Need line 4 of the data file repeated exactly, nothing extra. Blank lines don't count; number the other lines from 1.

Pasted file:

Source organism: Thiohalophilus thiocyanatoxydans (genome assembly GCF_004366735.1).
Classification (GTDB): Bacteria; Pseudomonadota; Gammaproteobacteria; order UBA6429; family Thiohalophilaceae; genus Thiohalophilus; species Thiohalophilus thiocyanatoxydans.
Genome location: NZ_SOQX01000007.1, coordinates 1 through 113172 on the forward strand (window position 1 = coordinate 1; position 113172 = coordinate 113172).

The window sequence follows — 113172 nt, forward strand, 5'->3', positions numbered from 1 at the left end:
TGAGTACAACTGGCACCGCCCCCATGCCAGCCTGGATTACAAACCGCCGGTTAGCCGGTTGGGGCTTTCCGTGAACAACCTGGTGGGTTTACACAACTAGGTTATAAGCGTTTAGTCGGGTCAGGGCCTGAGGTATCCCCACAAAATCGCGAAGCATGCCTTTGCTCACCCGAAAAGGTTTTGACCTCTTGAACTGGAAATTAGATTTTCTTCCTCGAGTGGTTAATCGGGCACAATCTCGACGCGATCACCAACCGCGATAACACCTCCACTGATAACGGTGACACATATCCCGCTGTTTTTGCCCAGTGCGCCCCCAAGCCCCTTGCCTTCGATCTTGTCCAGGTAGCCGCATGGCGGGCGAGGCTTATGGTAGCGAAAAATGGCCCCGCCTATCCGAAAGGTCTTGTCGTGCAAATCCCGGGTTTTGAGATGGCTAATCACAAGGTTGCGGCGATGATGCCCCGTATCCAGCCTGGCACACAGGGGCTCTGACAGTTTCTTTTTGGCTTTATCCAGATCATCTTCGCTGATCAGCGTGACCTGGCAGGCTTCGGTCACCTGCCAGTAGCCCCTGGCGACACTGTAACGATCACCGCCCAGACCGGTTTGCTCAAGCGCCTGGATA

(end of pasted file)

The window sequence follows — 113172 nt, forward strand, 5'->3', positions numbered from 1 at the left end: